(NY TIMES) State politicians, struggling with yawning budget gaps from the pandemic, have made no secret about their interest in getting a bigger piece of the tech industry’s riches.
Now, Maryland’s lawmakers are taking a new slice, with the nation’s first tax on the revenue from digital advertisements sold by companies like Facebook, Google and Amazon.
The State Senate voted on Friday to override the governor’s veto of the measure, following in the footsteps of the state’s House of Delegates, which gave its approval on Thursday. The tax will generate as much as an estimated $250 million in the first year after enactment, with the money going to schools.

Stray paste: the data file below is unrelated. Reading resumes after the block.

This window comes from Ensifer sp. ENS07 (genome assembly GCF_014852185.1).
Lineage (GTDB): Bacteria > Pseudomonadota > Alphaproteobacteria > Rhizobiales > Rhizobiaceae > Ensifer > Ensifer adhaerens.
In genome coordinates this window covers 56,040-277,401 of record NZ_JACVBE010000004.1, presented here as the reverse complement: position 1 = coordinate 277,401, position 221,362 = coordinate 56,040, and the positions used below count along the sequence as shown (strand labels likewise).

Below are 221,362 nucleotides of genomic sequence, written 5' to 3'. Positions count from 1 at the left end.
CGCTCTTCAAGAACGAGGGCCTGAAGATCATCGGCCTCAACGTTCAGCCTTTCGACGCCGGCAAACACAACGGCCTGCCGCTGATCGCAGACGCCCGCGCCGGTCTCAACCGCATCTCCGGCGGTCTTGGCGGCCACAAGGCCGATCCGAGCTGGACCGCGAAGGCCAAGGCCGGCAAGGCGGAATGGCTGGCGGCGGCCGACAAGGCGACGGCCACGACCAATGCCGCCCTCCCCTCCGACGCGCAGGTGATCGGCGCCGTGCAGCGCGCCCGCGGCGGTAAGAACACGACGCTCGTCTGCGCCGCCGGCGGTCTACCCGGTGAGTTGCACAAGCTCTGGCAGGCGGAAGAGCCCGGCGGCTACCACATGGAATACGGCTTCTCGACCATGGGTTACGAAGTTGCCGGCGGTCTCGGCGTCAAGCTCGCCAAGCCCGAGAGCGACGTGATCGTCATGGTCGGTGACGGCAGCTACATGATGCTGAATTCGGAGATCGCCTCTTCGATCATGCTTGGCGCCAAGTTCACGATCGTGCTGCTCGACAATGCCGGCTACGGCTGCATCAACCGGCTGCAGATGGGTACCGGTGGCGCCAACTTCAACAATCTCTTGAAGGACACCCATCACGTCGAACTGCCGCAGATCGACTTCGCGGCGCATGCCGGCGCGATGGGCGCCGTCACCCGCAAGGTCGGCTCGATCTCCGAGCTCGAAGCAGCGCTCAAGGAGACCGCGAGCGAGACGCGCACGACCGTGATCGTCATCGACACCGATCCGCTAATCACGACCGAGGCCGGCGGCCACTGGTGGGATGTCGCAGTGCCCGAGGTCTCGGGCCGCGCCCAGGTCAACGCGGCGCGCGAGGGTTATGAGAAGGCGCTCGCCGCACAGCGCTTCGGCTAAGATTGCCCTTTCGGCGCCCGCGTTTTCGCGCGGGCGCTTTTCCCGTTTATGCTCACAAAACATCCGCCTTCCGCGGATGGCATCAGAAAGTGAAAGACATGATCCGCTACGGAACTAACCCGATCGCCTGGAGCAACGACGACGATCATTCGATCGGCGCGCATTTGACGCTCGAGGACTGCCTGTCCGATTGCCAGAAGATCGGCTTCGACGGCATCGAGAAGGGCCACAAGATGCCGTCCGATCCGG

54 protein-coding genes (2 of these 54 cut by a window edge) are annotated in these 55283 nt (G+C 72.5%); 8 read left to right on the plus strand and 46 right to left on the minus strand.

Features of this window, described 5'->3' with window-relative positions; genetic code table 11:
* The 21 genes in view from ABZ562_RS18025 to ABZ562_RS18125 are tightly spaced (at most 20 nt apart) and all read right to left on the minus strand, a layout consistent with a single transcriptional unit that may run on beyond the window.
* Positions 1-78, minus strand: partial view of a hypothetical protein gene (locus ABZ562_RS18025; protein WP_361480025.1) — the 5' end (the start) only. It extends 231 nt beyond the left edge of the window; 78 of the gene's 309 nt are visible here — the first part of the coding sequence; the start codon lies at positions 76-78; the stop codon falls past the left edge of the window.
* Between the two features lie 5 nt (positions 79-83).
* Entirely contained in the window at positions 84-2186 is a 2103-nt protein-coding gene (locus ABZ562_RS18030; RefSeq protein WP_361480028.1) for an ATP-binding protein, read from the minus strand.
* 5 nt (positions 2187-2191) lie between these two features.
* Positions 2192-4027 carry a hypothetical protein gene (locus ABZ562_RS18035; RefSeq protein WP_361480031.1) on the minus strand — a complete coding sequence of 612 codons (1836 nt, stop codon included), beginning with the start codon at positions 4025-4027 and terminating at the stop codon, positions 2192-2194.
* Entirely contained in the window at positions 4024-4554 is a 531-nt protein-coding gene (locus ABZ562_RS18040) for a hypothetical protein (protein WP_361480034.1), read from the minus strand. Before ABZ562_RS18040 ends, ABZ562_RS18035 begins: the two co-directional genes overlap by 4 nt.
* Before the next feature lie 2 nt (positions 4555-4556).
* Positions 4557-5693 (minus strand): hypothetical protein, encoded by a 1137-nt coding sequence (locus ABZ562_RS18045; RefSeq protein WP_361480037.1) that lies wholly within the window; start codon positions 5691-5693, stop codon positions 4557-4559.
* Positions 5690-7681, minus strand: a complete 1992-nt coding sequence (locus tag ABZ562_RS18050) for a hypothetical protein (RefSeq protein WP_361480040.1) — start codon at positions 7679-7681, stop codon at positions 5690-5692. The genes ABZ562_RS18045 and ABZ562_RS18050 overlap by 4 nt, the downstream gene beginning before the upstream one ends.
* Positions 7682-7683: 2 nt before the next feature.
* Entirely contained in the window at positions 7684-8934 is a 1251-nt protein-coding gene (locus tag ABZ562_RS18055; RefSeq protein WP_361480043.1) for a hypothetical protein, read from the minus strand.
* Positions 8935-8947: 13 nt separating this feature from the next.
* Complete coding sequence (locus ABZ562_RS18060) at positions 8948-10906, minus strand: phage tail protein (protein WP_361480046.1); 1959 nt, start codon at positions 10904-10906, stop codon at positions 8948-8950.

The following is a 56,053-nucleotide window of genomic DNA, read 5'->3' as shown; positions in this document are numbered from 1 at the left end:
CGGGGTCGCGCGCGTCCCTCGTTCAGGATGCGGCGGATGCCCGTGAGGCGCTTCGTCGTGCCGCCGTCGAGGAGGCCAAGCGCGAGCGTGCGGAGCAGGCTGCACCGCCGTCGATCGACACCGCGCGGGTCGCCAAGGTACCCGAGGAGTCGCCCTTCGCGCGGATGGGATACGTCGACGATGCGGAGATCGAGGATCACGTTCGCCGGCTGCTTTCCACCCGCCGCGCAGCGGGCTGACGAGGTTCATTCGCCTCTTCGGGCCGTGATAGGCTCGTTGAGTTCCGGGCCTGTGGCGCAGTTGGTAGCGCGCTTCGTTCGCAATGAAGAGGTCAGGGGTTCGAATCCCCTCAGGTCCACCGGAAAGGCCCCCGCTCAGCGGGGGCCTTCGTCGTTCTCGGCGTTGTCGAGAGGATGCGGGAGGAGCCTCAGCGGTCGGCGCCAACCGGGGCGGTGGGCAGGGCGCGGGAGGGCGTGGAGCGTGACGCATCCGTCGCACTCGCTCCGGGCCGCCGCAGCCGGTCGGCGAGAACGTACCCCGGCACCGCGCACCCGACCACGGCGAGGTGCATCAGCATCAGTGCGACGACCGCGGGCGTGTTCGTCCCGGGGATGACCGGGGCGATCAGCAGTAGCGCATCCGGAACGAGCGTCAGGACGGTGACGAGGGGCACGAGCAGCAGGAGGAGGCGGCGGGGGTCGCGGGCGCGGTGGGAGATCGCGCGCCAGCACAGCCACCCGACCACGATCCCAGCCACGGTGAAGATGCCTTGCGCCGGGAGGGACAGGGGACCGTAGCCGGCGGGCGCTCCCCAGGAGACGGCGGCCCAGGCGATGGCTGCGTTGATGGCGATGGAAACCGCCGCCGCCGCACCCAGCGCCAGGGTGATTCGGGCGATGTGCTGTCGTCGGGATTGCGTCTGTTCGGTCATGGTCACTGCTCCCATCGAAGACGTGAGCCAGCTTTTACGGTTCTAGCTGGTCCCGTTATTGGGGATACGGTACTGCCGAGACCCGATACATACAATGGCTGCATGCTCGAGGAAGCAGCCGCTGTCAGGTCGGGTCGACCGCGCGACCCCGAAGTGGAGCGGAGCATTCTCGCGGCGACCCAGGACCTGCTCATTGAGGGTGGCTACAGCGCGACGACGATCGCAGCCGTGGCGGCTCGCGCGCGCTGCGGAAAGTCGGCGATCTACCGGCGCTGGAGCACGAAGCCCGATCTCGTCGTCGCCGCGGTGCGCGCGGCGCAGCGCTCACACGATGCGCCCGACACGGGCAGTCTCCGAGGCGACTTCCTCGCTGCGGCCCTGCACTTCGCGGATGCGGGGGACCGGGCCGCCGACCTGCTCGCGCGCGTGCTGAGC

The approval signals the arrival in the United States of a policy pioneered by European countries, and it is likely to set off a fierce legal fight over how far communities can go to tax the tech companies.
Other states are pursuing similar efforts. Lawmakers in Connecticut and Indiana, for example, have already introduced bills to tax the social media giants. Several other states, like West Virginia and New York, fell short of passing new taxes on the tech giants last year, but their proponents may renew their push after Maryland’s success.
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